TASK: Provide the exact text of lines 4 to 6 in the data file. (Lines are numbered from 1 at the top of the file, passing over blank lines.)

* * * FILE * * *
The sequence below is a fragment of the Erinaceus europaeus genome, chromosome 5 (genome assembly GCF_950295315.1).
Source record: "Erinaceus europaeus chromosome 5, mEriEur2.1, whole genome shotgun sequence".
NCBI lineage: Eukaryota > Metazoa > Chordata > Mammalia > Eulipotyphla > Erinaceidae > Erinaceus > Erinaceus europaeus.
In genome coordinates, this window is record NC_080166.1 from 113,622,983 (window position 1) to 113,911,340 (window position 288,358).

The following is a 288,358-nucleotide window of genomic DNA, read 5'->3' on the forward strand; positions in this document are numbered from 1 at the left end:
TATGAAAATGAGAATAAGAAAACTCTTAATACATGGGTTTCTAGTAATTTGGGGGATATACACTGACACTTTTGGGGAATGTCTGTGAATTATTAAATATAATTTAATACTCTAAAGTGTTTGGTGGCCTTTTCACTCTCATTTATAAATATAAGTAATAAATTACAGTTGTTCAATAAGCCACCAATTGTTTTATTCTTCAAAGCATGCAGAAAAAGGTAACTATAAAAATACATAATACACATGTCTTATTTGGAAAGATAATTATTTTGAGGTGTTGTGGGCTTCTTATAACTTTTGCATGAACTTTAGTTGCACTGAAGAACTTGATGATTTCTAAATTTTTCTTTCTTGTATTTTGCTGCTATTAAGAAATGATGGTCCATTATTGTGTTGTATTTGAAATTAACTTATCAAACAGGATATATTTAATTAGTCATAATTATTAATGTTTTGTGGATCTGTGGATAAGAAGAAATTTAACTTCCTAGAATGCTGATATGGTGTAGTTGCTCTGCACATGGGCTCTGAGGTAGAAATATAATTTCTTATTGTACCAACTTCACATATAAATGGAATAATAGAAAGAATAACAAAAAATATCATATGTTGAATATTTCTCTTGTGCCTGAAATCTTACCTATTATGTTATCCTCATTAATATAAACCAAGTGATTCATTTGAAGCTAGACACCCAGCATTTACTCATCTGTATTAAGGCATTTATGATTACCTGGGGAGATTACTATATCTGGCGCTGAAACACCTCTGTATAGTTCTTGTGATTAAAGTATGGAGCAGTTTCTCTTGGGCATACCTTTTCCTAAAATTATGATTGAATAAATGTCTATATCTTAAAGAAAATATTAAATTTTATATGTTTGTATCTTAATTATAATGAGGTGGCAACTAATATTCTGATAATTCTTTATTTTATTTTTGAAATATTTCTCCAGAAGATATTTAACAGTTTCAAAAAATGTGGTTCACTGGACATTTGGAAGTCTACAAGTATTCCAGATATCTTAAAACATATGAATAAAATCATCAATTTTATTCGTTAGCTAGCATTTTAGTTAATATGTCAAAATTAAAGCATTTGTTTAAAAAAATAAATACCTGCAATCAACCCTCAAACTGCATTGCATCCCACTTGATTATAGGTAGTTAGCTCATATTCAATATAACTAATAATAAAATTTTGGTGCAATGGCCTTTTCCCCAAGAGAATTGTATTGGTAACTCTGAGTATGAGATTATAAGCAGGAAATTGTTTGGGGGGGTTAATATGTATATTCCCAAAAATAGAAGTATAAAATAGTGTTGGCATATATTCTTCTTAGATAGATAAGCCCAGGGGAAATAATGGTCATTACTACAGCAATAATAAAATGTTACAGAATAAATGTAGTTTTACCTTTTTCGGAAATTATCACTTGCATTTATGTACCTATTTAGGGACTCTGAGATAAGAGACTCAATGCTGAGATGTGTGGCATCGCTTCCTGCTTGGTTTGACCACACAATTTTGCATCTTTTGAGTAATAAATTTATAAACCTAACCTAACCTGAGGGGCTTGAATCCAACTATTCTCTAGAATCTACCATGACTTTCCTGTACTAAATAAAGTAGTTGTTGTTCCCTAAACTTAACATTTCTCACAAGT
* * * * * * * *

In genome coordinates, this window is record NC_080166.1 from 113,622,983 (window position 1) to 113,911,340 (window position 288,358).

The following is a 288,358-nucleotide window of genomic DNA, read 5'->3' on the forward strand; positions in this document are numbered from 1 at the left end:
TATGAAAATGAGAATAAGAAAACTCTTAATACATGGGTTTCTAGTAATTTGGGGGATATACACTGACACTTTTGGGGAATGTCTGTGAATTATTAAATATAATTTAATACTCTAAAGTGTTTGGTGGCCTTTTCACTCTCATTTATAAATATAAGTAATAAATTACAGTTGTTCAATAAGCCACCAATTGTTTTATTCTTCAAAGCATGCAGAAAAAGGTAACTATAAAAATACATAATACACATGTCTTATTTGGAAAGATAATTATTTTGAGGTGTTGTGGGCTTCTTATAACTTTTGCATGAACTTTAGTTGCACTGAAGAACTTGATGATTTCTAAATTTTTCTTTCTTGTATTTTGCTGCTATTAAGAAATGATGGTCCATTATTGTGTTGTATTTGAAATTAACTTATCAAACAGGATATATTTAATTAGTCATAATTATTAATGTTTTGTGGATCTGTGGATAAGAAGAAATTTAACTTCCTAGAATGCTGATATGGTGTAGTTGCTCTGCACATGGGCTCTGAGGTAGAAATATAATTTCTTATTGTACCAACTTCACATATAAATGGAATAATAGAAAGAATAACAAAAAATATCATATGTTGAATATTTCTCTTGTGCCTGAAATCTTACCTATTATGTTATCCTCATTAATATAAACCAAGTGATTCATTTGAAGCTAGACACCCAGCATTTACTCATCTGTATTAAGGCATTTATGATTACCTGGGGAGATTACTATATCTGGCGCTGAAACACCTCTGTATAGTTCTTGTGATTAAAGTATGGAGCAGTTTCTCTTGGGCATACCTTTTCCTAAAATTATGATTGAATAAATGTCTATATCTTAAAGAAAATATTAAATTTTATATGTTTGTATCTTAATTATAATGAGGTGGCAACTAATATTCTGATAATTCTTTATTTTATTTTTGAAATATTTCTCCAGAAGATATTTAACAGTTTCAAAAAATGTGGTTCACTGGACATTTGGAAGTCTACAAGTATTCCAGATATCTTAAAACATATGAATAAAATCATCAATTTTATTCGTTAGCTAGCATTTTAGTTAATATGTCAAAATTAAAGCATTTGTTTAAAAAAATAAATACCTGCAATCAACCCTCAAACTGCATTGCATCCCACTTGATTATAGGTAGTTAGCTCATATTCAATATAACTAATAATAAAATTTTGGTGCAATGGCCTTTTCCCCAAGAGAATTGTATTGGTAACTCTGAGTATGAGATTATAAGCAGGAAATTGTTTGGGGGGGTTAATATGTATATTCCCAAAAATAGAAGTATAAAATAGTGTTGGCATATATTCTTCTTAGATAGATAAGCCCAGGGGAAATAATGGTCATTACTACAGCAATAATAAAATGTTACAGAATAAATGTAGTTTTACCTTTTTCGGAAATTATCACTTGCATTTATGTACCTATTTAGGGACTCTGAGATAAGAGACTCAATGCTGAGATGTGTGGCATCGCTTCCTGCTTGGTTTGACCACACAATTTTGCATCTTTTGAGTAATAAATTTATAAACCTAACCTAACCTGAGGGGCTTGAATCCAACTATTCTCTAGAATCTACCATGACTTTCCTGTACTAAATAAAGTAGTTGTTGTTCCCTAAACTTAACATTTCTCACAAGT